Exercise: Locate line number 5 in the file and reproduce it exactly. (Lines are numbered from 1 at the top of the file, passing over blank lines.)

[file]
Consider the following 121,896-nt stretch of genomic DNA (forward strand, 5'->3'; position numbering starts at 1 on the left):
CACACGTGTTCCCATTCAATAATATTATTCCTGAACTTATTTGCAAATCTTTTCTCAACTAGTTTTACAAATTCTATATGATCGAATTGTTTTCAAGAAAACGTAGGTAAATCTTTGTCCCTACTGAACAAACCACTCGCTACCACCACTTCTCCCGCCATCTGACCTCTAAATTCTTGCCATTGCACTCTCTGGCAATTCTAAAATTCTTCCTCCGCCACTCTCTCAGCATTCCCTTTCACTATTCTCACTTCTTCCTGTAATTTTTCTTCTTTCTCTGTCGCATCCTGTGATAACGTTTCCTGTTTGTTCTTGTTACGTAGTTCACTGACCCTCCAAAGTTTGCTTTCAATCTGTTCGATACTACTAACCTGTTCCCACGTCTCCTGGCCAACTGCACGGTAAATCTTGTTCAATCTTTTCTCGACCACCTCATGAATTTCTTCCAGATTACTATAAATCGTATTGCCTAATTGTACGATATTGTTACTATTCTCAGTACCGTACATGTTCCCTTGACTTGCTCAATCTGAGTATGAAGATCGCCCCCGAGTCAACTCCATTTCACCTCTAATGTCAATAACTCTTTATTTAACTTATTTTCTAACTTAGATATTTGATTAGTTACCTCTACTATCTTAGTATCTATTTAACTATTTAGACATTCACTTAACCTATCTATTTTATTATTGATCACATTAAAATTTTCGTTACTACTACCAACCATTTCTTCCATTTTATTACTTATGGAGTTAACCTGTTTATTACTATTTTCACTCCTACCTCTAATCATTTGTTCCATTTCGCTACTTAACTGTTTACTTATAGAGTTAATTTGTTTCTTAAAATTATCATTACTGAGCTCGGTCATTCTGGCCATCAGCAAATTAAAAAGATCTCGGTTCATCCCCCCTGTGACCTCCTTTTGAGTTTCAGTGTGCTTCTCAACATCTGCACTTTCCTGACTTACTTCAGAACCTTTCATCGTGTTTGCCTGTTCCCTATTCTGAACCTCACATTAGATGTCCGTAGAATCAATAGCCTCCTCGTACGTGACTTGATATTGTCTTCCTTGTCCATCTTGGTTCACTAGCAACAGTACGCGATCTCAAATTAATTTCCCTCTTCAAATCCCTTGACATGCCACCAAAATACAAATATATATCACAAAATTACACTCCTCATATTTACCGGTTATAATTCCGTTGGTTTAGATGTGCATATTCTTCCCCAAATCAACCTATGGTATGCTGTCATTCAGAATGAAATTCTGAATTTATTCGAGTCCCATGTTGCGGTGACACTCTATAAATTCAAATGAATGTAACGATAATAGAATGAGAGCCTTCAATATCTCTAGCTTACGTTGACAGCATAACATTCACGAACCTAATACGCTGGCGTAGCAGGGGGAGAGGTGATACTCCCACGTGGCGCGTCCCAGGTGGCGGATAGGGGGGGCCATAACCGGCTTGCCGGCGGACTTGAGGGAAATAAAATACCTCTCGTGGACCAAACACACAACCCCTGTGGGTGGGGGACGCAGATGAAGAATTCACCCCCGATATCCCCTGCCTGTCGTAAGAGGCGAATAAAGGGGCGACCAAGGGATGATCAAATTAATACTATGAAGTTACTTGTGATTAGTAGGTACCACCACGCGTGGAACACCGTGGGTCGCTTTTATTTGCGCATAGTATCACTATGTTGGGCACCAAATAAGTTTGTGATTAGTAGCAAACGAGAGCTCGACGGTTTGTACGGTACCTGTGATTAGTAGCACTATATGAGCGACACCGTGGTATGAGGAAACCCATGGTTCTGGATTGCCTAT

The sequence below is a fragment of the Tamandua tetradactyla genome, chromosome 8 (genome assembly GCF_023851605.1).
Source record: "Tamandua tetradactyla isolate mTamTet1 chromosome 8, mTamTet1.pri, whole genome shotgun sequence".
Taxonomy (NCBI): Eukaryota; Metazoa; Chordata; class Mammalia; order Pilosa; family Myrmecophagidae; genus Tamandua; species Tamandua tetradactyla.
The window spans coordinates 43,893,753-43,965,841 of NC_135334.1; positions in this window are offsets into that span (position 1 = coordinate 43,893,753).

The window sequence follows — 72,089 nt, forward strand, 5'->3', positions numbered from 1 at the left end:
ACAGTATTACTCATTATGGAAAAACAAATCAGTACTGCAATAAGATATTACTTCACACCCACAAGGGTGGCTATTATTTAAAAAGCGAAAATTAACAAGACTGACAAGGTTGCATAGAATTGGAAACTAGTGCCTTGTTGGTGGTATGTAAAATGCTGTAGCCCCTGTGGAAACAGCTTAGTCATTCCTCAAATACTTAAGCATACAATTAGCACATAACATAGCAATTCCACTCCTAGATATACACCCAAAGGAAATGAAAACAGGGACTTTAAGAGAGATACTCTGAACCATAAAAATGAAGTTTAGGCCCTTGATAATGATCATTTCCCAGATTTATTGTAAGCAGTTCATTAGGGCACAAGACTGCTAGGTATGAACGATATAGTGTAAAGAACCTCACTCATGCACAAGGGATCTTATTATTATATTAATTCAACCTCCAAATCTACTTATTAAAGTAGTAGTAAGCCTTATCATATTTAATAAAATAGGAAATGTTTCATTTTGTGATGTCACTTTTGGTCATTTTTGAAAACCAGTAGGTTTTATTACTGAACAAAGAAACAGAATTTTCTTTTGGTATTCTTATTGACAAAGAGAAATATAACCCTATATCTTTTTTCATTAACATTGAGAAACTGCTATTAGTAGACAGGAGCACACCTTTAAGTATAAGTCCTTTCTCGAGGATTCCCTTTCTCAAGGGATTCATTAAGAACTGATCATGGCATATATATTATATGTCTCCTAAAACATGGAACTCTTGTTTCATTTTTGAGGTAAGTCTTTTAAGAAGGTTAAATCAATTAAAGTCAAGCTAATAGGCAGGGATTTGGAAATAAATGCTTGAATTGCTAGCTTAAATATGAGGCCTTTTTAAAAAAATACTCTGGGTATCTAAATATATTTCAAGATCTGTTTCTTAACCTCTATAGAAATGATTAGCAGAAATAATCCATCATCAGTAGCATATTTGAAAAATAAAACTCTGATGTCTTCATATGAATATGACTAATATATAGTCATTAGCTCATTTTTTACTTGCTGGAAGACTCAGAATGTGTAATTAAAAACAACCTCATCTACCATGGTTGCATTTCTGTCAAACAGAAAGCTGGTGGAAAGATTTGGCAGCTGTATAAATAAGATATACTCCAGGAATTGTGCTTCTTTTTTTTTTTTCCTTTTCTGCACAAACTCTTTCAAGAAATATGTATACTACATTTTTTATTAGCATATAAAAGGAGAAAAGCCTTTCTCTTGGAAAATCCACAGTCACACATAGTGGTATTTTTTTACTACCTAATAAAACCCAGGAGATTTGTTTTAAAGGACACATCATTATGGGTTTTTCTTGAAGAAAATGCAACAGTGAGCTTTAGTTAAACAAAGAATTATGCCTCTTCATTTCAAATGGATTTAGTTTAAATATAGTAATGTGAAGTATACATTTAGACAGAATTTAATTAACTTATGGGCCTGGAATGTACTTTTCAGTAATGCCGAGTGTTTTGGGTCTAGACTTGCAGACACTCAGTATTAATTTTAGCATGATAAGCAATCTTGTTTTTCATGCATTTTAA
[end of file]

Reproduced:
Taxonomy (NCBI): Eukaryota; Metazoa; Chordata; class Mammalia; order Pilosa; family Myrmecophagidae; genus Tamandua; species Tamandua tetradactyla.